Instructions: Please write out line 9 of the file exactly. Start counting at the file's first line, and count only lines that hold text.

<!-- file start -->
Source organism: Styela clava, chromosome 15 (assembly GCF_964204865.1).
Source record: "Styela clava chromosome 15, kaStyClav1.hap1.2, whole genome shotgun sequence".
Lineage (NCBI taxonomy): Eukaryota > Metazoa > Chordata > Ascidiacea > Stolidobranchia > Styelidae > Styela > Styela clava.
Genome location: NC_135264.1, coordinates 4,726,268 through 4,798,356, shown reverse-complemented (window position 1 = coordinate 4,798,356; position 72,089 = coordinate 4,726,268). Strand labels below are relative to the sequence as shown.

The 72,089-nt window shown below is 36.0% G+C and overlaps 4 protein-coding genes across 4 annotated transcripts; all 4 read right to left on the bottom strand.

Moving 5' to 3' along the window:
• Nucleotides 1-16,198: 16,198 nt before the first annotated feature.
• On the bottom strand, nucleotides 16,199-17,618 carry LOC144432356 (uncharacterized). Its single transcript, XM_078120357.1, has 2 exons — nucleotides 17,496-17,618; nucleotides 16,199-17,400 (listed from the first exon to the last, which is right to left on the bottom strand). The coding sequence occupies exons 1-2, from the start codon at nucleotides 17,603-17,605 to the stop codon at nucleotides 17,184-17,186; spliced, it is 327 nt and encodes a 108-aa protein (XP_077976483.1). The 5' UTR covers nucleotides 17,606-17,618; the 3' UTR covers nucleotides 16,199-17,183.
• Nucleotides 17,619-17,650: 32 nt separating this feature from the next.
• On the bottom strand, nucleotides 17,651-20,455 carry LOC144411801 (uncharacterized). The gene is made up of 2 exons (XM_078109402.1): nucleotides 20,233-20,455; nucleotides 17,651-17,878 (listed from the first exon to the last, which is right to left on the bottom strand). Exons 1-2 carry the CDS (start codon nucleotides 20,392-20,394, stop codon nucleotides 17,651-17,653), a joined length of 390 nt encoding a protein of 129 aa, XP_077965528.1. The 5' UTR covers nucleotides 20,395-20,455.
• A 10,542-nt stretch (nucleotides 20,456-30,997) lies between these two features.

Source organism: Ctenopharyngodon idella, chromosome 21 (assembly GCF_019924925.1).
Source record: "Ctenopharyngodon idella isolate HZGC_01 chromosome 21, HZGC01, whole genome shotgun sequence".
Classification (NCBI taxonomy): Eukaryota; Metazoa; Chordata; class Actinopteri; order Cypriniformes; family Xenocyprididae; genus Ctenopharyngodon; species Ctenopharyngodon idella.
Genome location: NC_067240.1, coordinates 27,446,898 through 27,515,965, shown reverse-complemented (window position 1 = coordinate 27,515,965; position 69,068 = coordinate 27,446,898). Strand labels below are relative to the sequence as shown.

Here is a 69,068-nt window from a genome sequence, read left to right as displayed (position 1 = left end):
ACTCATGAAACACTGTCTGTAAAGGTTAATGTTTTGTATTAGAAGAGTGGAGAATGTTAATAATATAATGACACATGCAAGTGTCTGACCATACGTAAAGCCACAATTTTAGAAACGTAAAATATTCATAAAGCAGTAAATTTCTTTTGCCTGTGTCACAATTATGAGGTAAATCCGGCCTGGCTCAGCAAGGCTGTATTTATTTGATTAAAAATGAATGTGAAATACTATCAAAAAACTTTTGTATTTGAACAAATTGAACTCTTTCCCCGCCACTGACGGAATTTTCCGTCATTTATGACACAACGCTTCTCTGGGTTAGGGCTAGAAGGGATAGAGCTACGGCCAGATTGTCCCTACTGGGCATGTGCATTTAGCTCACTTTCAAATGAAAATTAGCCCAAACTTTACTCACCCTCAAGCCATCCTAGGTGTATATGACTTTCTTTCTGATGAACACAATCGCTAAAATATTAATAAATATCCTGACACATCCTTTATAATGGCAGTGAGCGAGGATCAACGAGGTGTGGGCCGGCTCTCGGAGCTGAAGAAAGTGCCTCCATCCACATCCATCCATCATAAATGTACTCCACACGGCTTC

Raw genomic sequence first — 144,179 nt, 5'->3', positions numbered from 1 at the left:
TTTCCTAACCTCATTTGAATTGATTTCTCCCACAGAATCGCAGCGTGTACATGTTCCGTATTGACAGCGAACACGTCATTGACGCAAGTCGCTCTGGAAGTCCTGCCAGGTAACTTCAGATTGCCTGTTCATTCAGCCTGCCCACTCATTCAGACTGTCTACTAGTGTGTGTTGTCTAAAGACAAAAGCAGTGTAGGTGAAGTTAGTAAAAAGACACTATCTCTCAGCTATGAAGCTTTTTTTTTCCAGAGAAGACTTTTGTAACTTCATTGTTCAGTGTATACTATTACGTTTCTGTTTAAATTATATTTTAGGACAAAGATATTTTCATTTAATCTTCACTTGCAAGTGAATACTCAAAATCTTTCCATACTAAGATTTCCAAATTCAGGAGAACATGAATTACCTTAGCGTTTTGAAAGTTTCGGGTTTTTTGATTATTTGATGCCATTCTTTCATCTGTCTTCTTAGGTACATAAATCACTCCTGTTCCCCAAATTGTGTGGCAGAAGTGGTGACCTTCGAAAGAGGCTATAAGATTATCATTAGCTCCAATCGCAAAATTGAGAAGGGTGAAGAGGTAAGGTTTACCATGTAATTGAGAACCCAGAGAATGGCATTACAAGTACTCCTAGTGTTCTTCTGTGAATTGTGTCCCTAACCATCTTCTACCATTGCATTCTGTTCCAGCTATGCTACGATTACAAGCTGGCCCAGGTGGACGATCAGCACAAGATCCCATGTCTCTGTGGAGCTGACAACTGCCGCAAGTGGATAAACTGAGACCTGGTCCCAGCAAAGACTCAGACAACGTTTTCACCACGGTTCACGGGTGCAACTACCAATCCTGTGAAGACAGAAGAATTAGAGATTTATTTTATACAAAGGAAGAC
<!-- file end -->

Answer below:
• Nucleotides 17,619-17,650: 32 nt separating this feature from the next.